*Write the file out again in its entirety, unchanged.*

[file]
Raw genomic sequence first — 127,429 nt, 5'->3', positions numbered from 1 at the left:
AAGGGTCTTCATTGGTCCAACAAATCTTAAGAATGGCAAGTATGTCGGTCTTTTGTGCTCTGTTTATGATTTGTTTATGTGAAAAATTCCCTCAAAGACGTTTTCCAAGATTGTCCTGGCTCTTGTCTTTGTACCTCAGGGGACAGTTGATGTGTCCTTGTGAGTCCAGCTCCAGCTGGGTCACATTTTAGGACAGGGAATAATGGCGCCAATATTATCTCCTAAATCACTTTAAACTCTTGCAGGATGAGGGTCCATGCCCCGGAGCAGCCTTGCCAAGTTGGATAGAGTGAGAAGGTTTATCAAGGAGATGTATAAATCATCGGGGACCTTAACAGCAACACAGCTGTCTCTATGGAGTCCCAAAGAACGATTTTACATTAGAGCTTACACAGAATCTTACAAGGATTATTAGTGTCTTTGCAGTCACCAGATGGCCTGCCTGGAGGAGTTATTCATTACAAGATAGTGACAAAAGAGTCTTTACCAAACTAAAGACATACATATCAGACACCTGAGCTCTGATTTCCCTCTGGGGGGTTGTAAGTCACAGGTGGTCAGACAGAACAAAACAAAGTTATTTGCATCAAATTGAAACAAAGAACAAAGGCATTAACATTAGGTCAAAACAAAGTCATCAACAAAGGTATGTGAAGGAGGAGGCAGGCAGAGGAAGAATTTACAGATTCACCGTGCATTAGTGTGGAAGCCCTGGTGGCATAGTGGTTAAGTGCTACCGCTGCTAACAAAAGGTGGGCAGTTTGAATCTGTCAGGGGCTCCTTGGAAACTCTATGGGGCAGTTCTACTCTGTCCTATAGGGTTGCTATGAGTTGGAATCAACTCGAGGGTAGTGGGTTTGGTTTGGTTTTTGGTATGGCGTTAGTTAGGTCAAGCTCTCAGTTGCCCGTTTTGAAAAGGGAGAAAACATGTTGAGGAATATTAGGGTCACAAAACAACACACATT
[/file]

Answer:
Raw genomic sequence first — 127,429 nt, 5'->3', positions numbered from 1 at the left:
AAGGGTCTTCATTGGTCCAACAAATCTTAAGAATGGCAAGTATGTCGGTCTTTTGTGCTCTGTTTATGATTTGTTTATGTGAAAAATTCCCTCAAAGACGTTTTCCAAGATTGTCCTGGCTCTTGTCTTTGTACCTCAGGGGACAGTTGATGTGTCCTTGTGAGTCCAGCTCCAGCTGGGTCACATTTTAGGACAGGGAATAATGGCGCCAATATTATCTCCTAAATCACTTTAAACTCTTGCAGGATGAGGGTCCATGCCCCGGAGCAGCCTTGCCAAGTTGGATAGAGTGAGAAGGTTTATCAAGGAGATGTATAAATCATCGGGGACCTTAACAGCAACACAGCTGTCTCTATGGAGTCCCAAAGAACGATTTTACATTAGAGCTTACACAGAATCTTACAAGGATTATTAGTGTCTTTGCAGTCACCAGATGGCCTGCCTGGAGGAGTTATTCATTACAAGATAGTGACAAAAGAGTCTTTACCAAACTAAAGACATACATATCAGACACCTGAGCTCTGATTTCCCTCTGGGGGGTTGTAAGTCACAGGTGGTCAGACAGAACAAAACAAAGTTATTTGCATCAAATTGAAACAAAGAACAAAGGCATTAACATTAGGTCAAAACAAAGTCATCAACAAAGGTATGTGAAGGAGGAGGCAGGCAGAGGAAGAATTTACAGATTCACCGTGCATTAGTGTGGAAGCCCTGGTGGCATAGTGGTTAAGTGCTACCGCTGCTAACAAAAGGTGGGCAGTTTGAATCTGTCAGGGGCTCCTTGGAAACTCTATGGGGCAGTTCTACTCTGTCCTATAGGGTTGCTATGAGTTGGAATCAACTCGAGGGTAGTGGGTTTGGTTTGGTTTTTGGTATGGCGTTAGTTAGGTCAAGCTCTCAGTTGCCCGTTTTGAAAAGGGAGAAAACATGTTGAGGAATATTAGGGTCACAAAACAACACACATT